Warned by periodic road signs reminding me to drive on the left in Australia, I continued from Anglesea down to Aireys Inlet, stopping to see the Split Point Lighthouse, a beautiful, massive white pillar against the blue sea. The lighthouse was constructed in 1891, after a slew of shipwrecks along the rocky coast. I passed on the tour, but there are guided (14 dollars) and self-guided (10 dollars) ones available.

I was feeling more comfortable behind the wheel by the time I arrived in Lorne, one of the towns to which the Great Ocean Road was intended to ease access. (I had set off the windshield wipers just once or twice in the previous hour or so, and had managed to parallel park with moderate success.) The drive was even becoming, dare I say, enjoyable: The constant twists and hairpin turns in the road made for a lot of fun.

I approached a bend in the road in Lorne, near three majestic conifers, and stopped at the imposing Grand Pacific Hotel, an 1870s landmark that was originally accessible only by sea. I had a cup of tea (4 dollars) and a white chocolate macadamia nut cookie (3 dollars). I recommend you do what I did: Take your tea up to the second floor and sit on the balcony. The panoramic views — even in an area with an embarrassment of visual riches — are fantastic.

A friend had tipped me off about the location of some wild koalas, so I made a beeline out of Lorne toward Kennett River, where there is a small park. An access road near the appropriately named Kafe Koala took me into a eucalyptus forest — just as a downpour began.

I had to move fast. I trudged up the muddy road, looking in the branches of the trees: nothing. After a bit more walking, I heard something: a frenetic grunt, a noise I imagined a warthog would make. I looked up, rain pelting my face, and saw two fuzzy gray shapes chasing each other up the trunk of a tree with light-colored bark. Koalas! And they seemed mad. They were spitting and hissing at each other, and making incredibly, well, un-cute noises. Once I noticed these koalas, I saw others everywhere. Perched in tree branches, snoozing, munching on eucalyptus leaves or chasing one another in playful and not-so-playful ways. (Koalas, incidentally, are suffering a horrible chlamydia outbreak. I still found them adorable.)

But it was time to get out of the rain. I zigzagged through a large group of cockatoos and brightly colored crimson rosella parrots and hopped back into the car. I was on high alert again on the road (and of course, when I tried to turn the windshield wipers on, I promptly turned on the turn signal). I had to pull over to let by a big truck that was riding my tail.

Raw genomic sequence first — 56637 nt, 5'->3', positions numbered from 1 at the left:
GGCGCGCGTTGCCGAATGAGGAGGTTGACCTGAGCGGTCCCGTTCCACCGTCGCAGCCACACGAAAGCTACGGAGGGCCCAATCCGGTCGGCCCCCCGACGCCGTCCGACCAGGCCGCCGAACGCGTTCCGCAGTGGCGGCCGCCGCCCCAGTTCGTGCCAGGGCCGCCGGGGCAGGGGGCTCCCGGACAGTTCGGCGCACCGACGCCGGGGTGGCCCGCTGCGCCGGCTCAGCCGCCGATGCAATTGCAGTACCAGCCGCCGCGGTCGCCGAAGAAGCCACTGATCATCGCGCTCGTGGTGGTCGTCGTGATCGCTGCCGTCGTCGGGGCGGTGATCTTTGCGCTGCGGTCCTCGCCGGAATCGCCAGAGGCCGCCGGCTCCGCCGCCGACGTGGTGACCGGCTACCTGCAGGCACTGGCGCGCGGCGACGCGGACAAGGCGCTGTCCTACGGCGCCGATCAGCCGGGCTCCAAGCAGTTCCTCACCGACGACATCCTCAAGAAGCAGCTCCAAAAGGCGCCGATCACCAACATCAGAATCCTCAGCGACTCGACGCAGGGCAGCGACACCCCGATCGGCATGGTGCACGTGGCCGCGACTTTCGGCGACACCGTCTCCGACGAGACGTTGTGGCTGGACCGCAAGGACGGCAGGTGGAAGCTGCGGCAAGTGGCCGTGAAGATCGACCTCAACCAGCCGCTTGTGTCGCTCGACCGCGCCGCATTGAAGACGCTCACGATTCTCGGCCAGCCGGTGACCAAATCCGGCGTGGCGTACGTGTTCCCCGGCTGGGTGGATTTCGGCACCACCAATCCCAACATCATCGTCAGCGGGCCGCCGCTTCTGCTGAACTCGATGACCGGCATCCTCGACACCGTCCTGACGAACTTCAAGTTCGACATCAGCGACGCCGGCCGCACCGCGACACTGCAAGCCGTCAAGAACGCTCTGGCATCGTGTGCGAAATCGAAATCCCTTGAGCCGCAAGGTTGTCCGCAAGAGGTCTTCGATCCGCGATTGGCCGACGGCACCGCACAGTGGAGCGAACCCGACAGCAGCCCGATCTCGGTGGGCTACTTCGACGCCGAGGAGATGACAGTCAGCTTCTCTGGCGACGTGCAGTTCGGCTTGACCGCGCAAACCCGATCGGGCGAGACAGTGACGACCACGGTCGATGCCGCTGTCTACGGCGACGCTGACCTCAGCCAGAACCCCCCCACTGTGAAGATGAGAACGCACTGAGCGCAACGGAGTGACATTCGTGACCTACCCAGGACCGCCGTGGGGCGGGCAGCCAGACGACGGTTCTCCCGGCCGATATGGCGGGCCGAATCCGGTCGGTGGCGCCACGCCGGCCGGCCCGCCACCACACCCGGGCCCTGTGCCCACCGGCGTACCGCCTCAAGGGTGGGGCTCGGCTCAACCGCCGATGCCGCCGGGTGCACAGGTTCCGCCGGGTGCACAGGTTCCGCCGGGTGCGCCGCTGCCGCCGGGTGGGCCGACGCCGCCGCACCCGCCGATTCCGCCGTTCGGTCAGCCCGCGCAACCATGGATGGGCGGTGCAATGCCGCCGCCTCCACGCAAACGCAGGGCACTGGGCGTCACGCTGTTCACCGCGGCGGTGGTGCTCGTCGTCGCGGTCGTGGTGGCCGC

On the way toward Great Otway National Park, I recommend checking out a few of the many places to turn off and enjoy the scenery. Cape Patton Lookout Point is particularly awe-inspiring and bucolic, with sweeping views of both the ocean and the surrounding bush. And it’s not just views — access points to the beach are plentiful. I spent some quality time on the beach in Apollo Bay, approaching it from Gambier Street.

Much of what the Great Ocean Road has to offer is simply handed to travelers: Even just driving it, I couldn’t help but take in its beauty. A few things, though, are a bit more difficult to get to. Lighthouses abound in Victoria, and the Cape Otway Lightstation, the oldest working lighthouse in Australia — and “the most important,” according to the website — is worth going the extra mile.

The lighthouse is far south on the tip of Victoria — a detour from the main road through the national park. The environs changed quickly: I was chugging along amid beautiful ocean scenery when suddenly I was in a lush, emerald-green forest. Just as quickly, I was in dry, barren bush that looked almost apocalyptic. About seven miles after I turned off the main road, I made it to the Cape. And after a moderate hike, I was staring at the tiny, perfect lighthouse in the distance.

The area is particularly remote and isolated — I encountered only two other people on my detour. There’s a sense of immense calm about the place, and while it’s not the southernmost point in Australia, it feels just as distant. From that point on, for the rest of my drive along the Great Ocean Road, and back to Melbourne, I felt pretty much at ease. No more freak-outs, no more mistakes with the windshield wipers. Driving on the left wasn’t second nature, but I had definitely gotten the hang of it.